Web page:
If the silence gets louder…

Open up space for your own thoughts. Disturbing? Maybe at first listen, actually sitting in silence will help you to be more at ease. Silence is a rare benefit these days. A valuable resource that has a very positive effect on our health, and we should learn to take advantage of it.

We are under a constant stream of words. At home, at work, in meetings, in the shop and on the tram. We are surrounded by the sound of the street, the honking of drivers, music from our headphones, Netflix or the party from the next apartment. We live permanently amidst a certain soundscape that can deepen our physical and mental disorder. We are literally drowning in noise. We may not even realize it.

As early as the mid-20th century, a link between high blood pressure and chronic noise sources such as motorways and airports was already established. Later, other research added increased rates of sleep loss, heart disease and tinnitus. Incidentally, in the 1960s, the term “noise pollution” was born because of this . In 2011, the World Health Organization even came up with a quantification of the sound pollution burden – 340 million Western Europeans reportedly lose a million years of healthy life each year due to noise pollution. So where’s your nearest quiet forest?

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You can hear even when you sleep

Tell us, what is your favourite song that you know perfectly by heart? Do you? Now imagine it starts playing on the radio, you are of course happy and singing along. But you drive into a tunnel or the radio goes off. What happens? Your song continues to play in your head, the auditory cortex of your brain remains active, as if the music in question is actually continuing. The truth is that what you hear is sometimes not actually generated by the outside world. The brain is imaginative and dynamic, conjuring up memories, playing out familiar symphonies inside us. So even in silence, you don’t actually have to be silent.

So it’s not just about the sounds you perceive every day. The human ear absorbs sounds all the time, even during sleep. The brain receives electrical signals from sound, to which the amygdala (a cluster of neurons located in the temporal lobes of the brain) automatically responds with a stress response. Cortisol is immediately released, and heart rate and blood pressure increase. Now add to this nocturnal hum the sounds during the day, multiply by a long period, and a series of health complications are on the horizon. People living in noisy environments for long periods of time can be in real trouble. High blood pressure, disturbed sleep patterns, tinnitus, perhaps even a rise in stress levels, anxiety, fatigue, etc.

Just you and your breath

The music is great, the entertainment in the company is definitely necessary, the noisy show of everyday life gives the feeling that something is happening. It just needs to be offset by the power of silence and breath, which support each other. And they’ll rub off on you with greater equanimity.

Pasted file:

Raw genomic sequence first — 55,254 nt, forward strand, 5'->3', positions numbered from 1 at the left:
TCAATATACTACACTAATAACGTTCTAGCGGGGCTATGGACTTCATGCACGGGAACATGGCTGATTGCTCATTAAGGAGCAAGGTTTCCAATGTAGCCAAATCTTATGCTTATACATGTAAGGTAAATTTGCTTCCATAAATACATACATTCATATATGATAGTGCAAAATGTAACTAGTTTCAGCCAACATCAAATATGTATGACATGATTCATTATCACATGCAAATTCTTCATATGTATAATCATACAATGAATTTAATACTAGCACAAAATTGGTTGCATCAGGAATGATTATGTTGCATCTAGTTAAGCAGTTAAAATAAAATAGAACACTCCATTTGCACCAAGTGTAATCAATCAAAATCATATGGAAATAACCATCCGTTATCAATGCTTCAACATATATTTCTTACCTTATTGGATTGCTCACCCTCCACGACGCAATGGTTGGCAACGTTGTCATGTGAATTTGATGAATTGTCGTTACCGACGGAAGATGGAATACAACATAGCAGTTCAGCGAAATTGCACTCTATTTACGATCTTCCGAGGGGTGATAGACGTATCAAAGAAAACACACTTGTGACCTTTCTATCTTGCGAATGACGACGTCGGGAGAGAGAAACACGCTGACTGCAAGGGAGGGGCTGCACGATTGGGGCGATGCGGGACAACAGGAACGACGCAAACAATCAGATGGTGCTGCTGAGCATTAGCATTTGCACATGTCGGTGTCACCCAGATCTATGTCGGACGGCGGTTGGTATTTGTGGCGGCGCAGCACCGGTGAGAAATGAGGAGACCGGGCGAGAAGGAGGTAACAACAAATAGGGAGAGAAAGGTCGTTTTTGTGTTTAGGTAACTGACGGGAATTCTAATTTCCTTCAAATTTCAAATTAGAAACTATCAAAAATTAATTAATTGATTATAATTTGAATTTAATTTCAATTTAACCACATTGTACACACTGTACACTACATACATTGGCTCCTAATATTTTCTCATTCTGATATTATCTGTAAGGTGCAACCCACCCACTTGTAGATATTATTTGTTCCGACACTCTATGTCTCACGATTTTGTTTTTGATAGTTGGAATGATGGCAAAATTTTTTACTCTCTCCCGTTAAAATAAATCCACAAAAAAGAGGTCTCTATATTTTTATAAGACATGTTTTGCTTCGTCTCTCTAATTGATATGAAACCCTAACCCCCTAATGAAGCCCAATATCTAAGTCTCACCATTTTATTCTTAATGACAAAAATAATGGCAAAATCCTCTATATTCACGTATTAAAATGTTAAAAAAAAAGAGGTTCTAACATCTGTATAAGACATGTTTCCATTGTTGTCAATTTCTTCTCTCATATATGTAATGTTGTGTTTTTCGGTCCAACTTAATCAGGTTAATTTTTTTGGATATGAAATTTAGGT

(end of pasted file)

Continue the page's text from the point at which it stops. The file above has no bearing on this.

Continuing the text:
It’s like training and nutrition. Here you “just” sit quietly and practice mindful breathing. Your chaotic thoughts may make it as uncomfortable and challenging as working out at the gym, but the results will come. Just a few minutes a day and your head and body will soon get in shape.

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Advantages of quiet seating

Scientific research began to notice silence as a control and starting point against which to compare the effects of music or noise. For example, regenerative biology researcher Imke Kirste of Duke University found that two hours of silence a day was able to stimulate the development of cells in the hippocampus, a brain region associated with memory. “We saw that silence actually helps newly formed cells differentiate into neurons and integrate into the system,” Kirste said of the results. Yet at first, she made no effort to study silence. Her test subjects were auditory stimuli such as music or white noise, which, while they achieved short-term neurological effects, neither had a lasting impact.

In addition to stimulating the brain, silence is also labeled as an anti-stressor. It reduces stress levels by lowering cortisol and adrenaline in the blood. One 2006 study found that just two minutes of silence can release tension in the body, and is said to be more effective than listening to relaxing music. The effects could be read directly from the bloodstream through changes in blood pressure, carbon dioxide and blood circulation in the brain.

Let us also mention the psychological and emotional benefits. Silence can help to find a more creative perspective on problem solving, as it takes the mind into completely new dimensions where we normally dare not enter in noisy environments. It promotes self-awareness and a better perception of one’s surroundings. It enables self-reflection. Without stimuli and distractions, the brain may not concentrate, it may go into a certain default mode. But it doesn’t shut down, it remains active, gathering and sorting information. But it works differently than in noise. In a noisy environment, the brain has to process sound and listen to what is going on around us. In silence, it listens to what’s going on inside us.

So will you make the silence louder?


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